Corsair Obsidian 250D

Mini-ITX Cube Based Case Designed for High Performance Components

Corsair Obsidian 250D Mini-ITX PC Case
Obsidian 250D. ┬ęCorsair

The Bottom Line

Jan 4 2016 - The Corsair Obsidian 250D may not be the smallest mini-ITX case on the market but it is designed to offer the potential for full size and performance components in a smaller than traditional size. It does this job extremely well with lots of airflow and cooling options to keep a high performance system running properly with little noise. Overall, it is a well built and designed case as long as you don't mind it being fairly large compared to many others.

Pros

  • Space for Full Size PCI-Express Graphics Card
  • Excellent Airflow
  • Easy to Work Inside Of

Cons

  • Large Size for Mini-ITX Case
  • Tight Fit for 240mm Liquid Cooling Solutions
  • 5.25-inch Drive Bay Can Reduce Interior Space for Some Graphics Card

Description

  • Steel Frame With Aluminum Panels and Top Window
  • Accepts Mini-ITX Sized Motherboards Only
  • Compatible with Full Size ATX12V Power Supply
  • Front 140mm Fan Included with Support for Optional 200mm Fan
  • Space for Dual 120mm Side Fans and Dual 80mm Rear Fans or Compatible Liquid Cooling Systems
  • Two 3.5"/2.5" Drive Cages, Two 2.5-inch Drives and Removable Drive Cage for 5.25-inch Optical Drive
  • Easy Access Panels with Thumbscrews
  • Removable Dust Filters
  • Front Panel has Two USB 3.0, Headphone and Microphone Ports
  • 11.4" x 10.9" X 14" External Dimensions

Review - Corsair Obsidian 250D

Jan 4 2016 - Small form factor systems are becoming very popular for those that have limited space in their home or want to try and integrate a PC into their home theater system.

Corsairs's Obsidian 250D is much larger than many other desktop systems designed for the mini-ITX motherboard standard as it uses a cube style design that allows it to have more airflow and space for high powered components, traditionally a problem for small form factor designs.

The case is under a foot wide and eleven inches tall and has the depth of a standard desktop tower case.

Construction is a mix of steel for the base frame with aluminum front panel to give it a bit more of a stylish look. Rather than a single cover, it uses three panels for the two sides and the top to provide easy access to the components. All external screws use thumbscrews for easy tool-free access.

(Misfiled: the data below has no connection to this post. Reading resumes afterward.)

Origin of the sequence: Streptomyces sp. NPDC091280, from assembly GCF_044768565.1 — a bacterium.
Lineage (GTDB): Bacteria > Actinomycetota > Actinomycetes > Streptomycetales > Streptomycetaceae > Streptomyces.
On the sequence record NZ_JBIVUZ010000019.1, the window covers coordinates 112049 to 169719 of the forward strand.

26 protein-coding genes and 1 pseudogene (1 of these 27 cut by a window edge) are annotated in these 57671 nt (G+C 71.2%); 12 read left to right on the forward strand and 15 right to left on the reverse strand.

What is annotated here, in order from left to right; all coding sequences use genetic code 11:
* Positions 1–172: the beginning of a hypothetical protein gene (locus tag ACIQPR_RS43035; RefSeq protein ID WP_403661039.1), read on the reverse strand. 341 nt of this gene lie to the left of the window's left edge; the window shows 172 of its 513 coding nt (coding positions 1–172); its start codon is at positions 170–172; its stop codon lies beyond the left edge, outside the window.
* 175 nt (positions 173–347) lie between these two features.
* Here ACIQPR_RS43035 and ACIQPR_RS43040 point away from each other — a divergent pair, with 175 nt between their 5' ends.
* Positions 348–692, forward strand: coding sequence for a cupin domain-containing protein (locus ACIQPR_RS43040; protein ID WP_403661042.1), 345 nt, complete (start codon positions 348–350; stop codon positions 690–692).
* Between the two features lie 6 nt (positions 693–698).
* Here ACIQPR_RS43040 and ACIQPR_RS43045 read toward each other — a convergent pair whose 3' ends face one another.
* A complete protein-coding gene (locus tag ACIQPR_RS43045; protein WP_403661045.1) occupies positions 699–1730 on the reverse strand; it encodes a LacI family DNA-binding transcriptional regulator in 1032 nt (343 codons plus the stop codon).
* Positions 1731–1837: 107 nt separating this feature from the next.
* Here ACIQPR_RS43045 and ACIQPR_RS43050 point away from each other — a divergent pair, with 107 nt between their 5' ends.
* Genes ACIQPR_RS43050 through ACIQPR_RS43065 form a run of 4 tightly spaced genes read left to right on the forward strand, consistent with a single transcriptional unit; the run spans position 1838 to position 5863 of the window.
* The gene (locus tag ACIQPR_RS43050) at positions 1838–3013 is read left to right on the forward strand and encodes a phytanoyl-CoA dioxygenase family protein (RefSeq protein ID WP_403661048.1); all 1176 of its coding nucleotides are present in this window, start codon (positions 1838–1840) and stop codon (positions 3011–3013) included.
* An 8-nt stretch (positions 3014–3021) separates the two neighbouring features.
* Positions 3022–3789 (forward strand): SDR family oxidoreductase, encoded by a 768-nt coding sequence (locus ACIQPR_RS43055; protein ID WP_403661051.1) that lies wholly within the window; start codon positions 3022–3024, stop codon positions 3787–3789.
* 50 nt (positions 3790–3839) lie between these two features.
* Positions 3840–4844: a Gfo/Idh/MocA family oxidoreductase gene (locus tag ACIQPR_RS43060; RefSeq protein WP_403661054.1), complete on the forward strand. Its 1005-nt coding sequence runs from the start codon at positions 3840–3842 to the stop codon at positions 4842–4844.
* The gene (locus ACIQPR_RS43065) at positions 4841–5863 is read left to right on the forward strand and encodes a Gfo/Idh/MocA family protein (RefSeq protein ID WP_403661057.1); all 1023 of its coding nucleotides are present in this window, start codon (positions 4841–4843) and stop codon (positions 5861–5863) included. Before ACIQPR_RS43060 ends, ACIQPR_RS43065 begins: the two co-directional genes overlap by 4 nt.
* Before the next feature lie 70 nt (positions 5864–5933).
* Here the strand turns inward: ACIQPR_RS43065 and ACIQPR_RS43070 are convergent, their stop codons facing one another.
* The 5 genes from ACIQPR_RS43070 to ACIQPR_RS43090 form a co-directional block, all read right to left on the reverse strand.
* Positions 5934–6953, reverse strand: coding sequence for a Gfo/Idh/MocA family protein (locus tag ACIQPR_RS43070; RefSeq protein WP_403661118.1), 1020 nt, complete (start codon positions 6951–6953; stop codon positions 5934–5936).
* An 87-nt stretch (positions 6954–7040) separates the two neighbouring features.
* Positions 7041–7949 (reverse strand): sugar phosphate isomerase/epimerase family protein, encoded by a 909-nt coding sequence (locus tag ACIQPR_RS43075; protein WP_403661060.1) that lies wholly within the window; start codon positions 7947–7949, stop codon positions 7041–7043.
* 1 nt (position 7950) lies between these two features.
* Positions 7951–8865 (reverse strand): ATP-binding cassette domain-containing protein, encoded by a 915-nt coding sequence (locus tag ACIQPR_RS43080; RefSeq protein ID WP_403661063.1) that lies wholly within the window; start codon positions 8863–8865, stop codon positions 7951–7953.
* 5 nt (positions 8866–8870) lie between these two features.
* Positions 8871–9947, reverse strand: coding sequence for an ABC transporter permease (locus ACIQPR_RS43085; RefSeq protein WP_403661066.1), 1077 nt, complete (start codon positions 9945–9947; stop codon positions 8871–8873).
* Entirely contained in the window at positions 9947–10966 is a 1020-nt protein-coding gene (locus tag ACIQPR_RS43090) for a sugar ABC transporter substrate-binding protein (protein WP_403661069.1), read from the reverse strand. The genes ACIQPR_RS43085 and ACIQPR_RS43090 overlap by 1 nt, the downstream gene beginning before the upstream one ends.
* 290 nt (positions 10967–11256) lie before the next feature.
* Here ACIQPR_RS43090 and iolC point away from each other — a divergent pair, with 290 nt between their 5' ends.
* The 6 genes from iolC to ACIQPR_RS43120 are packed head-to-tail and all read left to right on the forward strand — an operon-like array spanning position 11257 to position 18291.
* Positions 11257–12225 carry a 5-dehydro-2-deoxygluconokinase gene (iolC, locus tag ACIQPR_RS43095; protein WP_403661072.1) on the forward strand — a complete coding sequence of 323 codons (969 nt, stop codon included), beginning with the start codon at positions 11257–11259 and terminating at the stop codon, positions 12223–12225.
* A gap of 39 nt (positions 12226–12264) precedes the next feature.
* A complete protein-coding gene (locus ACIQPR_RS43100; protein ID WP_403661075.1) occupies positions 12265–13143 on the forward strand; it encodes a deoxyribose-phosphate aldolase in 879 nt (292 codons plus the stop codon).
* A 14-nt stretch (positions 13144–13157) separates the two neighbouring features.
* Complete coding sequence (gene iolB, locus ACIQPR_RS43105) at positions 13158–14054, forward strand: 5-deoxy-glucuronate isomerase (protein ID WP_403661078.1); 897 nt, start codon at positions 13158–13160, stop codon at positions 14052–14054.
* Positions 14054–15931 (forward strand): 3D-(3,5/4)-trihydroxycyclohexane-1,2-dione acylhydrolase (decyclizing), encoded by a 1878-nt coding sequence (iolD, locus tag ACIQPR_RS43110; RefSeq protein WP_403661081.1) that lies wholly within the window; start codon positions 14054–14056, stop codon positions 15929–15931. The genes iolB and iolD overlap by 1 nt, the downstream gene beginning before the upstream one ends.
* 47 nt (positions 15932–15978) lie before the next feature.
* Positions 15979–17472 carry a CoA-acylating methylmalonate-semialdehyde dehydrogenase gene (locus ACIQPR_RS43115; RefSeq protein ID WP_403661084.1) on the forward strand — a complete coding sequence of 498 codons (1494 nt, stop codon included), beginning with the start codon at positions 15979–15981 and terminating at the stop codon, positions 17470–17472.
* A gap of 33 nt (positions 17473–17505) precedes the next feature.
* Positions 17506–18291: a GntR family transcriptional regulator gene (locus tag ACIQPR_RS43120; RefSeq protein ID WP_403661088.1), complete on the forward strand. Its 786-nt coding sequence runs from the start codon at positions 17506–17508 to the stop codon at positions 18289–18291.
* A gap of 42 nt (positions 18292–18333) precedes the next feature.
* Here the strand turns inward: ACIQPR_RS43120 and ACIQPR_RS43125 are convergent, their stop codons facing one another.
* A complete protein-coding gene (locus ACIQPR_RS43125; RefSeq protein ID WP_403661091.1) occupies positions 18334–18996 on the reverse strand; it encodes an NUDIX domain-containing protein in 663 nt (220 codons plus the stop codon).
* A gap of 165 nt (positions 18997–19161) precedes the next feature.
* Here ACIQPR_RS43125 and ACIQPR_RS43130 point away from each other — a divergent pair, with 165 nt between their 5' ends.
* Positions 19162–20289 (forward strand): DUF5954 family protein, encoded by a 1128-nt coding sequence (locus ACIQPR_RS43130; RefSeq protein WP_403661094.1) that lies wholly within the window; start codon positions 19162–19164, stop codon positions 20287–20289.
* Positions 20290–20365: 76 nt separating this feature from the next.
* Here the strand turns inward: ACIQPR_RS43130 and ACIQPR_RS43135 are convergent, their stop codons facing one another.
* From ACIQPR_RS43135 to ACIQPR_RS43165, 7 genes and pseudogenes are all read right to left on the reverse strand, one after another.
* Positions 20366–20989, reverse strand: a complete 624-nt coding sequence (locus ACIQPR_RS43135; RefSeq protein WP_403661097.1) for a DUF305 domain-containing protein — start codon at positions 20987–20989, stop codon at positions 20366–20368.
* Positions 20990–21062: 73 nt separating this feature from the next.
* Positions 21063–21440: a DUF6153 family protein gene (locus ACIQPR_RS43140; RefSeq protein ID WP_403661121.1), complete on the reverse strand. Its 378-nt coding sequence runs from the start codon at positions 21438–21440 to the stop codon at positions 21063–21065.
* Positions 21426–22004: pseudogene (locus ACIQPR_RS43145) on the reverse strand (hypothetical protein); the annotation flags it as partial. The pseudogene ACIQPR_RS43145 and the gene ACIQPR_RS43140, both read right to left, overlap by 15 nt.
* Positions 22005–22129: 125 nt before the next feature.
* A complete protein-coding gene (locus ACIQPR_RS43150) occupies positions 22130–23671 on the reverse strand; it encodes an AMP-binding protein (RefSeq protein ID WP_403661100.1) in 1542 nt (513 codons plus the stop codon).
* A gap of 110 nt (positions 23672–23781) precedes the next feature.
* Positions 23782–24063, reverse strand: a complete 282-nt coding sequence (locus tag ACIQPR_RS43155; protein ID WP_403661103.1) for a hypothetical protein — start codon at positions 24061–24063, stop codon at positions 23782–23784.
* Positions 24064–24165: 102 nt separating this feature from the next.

Internally, the case is divided into zones. The lower portion houses the space for a full size ATX power supply and the smaller drive cages. There are two removable trays that can be used for either 3.5-inch desktop size drives or 2.5-inch laptop hard drive or SSD drives. The front portion of the lower space provides plenty of room for power and drive cables to be out of the way of the upper components. The upper portion of the case features the standoff for the motherboard and the removable 5.25-inch drive tray. It should be noted that if you use the drive tray, it may restrict some space for the PCI-Express graphics cards.

Overall, the design offers plenty of cooling with the large 140mm fan pulling air in through the front and over the interior components. The bottom and sides also have grills to allow air for additional cooling. This means that graphics cards and power supplies can pull in fresh cool air rather than having to pull interior case air.

There is space for the two rear 80mm fans in the back and two 120mm fans on the size plus the front fan can be replaced with a larger 200mm if you so desired.

Now one of the big features with all the space of the Obsidian 250D is the ability to have internal liquid cooling solutions. Specifically, the Corsair case has been designed to be used with the Corsair Hydro H55, H60 or H100i closed loop liquid coolers. I tested it with the 100i GTX and noted that the fit is a bit tight as the hoses tended to either bump into the front fan or be pinched by the motherboard mini-ITX rear I/O components. It would not be possible to install it with an optional 200mm front fan.

The big question consumers will have is why limit yourself to an mini-ITX board for the Corsair 250D. It is nearly the size of many mATX cases and certainly much larger than most mini-ITX. What that extra space does for you is give you the option of putting get her an extremely powerful system that can effectively be cooled so that it is very quiet. It is not going to be totally quiet though as it does have lots of vents that also let out fan noise as well. But with the high volume of airflow, there is little need for high speed fans. The result is a somewhat large case with great performance potential for those that want something smaller than a traditional tower.